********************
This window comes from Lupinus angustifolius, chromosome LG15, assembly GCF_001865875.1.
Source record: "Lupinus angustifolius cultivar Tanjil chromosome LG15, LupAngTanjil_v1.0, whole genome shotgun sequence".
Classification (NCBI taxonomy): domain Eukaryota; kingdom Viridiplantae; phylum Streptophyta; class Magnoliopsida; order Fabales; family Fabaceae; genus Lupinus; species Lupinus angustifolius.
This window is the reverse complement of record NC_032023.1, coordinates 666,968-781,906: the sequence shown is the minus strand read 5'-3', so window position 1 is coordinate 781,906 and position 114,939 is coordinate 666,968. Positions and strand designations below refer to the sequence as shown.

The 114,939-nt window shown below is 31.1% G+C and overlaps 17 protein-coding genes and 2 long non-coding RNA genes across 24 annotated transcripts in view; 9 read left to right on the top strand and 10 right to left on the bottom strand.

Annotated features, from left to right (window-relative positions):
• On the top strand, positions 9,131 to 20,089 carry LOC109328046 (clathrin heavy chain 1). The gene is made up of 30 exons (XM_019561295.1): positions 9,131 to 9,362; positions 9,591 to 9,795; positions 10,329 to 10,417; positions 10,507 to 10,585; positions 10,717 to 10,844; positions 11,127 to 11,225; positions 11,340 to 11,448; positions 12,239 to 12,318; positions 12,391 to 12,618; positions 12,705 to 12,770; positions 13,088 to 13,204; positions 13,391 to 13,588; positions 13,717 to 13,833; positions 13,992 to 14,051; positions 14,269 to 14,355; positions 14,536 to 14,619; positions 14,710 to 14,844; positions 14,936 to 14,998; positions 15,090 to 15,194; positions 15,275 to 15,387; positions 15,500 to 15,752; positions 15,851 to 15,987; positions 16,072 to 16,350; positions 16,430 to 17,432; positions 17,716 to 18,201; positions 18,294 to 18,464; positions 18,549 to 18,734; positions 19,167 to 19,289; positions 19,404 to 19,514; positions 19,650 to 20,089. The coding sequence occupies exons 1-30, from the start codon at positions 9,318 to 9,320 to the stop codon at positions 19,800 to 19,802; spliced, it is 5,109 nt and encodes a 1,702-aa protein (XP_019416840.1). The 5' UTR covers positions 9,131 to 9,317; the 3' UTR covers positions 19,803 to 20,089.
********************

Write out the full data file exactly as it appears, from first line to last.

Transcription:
This window comes from Lupinus angustifolius, chromosome LG15, assembly GCF_001865875.1.
Source record: "Lupinus angustifolius cultivar Tanjil chromosome LG15, LupAngTanjil_v1.0, whole genome shotgun sequence".
Classification (NCBI taxonomy): domain Eukaryota; kingdom Viridiplantae; phylum Streptophyta; class Magnoliopsida; order Fabales; family Fabaceae; genus Lupinus; species Lupinus angustifolius.
This window is the reverse complement of record NC_032023.1, coordinates 666,968-781,906: the sequence shown is the minus strand read 5'-3', so window position 1 is coordinate 781,906 and position 114,939 is coordinate 666,968. Positions and strand designations below refer to the sequence as shown.

The 114,939-nt window shown below is 31.1% G+C and overlaps 17 protein-coding genes and 2 long non-coding RNA genes across 24 annotated transcripts in view; 9 read left to right on the top strand and 10 right to left on the bottom strand.

Annotated features, from left to right (window-relative positions):
• On the top strand, positions 9,131 to 20,089 carry LOC109328046 (clathrin heavy chain 1). The gene is made up of 30 exons (XM_019561295.1): positions 9,131 to 9,362; positions 9,591 to 9,795; positions 10,329 to 10,417; positions 10,507 to 10,585; positions 10,717 to 10,844; positions 11,127 to 11,225; positions 11,340 to 11,448; positions 12,239 to 12,318; positions 12,391 to 12,618; positions 12,705 to 12,770; positions 13,088 to 13,204; positions 13,391 to 13,588; positions 13,717 to 13,833; positions 13,992 to 14,051; positions 14,269 to 14,355; positions 14,536 to 14,619; positions 14,710 to 14,844; positions 14,936 to 14,998; positions 15,090 to 15,194; positions 15,275 to 15,387; positions 15,500 to 15,752; positions 15,851 to 15,987; positions 16,072 to 16,350; positions 16,430 to 17,432; positions 17,716 to 18,201; positions 18,294 to 18,464; positions 18,549 to 18,734; positions 19,167 to 19,289; positions 19,404 to 19,514; positions 19,650 to 20,089. The coding sequence occupies exons 1-30, from the start codon at positions 9,318 to 9,320 to the stop codon at positions 19,800 to 19,802; spliced, it is 5,109 nt and encodes a 1,702-aa protein (XP_019416840.1). The 5' UTR covers positions 9,131 to 9,317; the 3' UTR covers positions 19,803 to 20,089.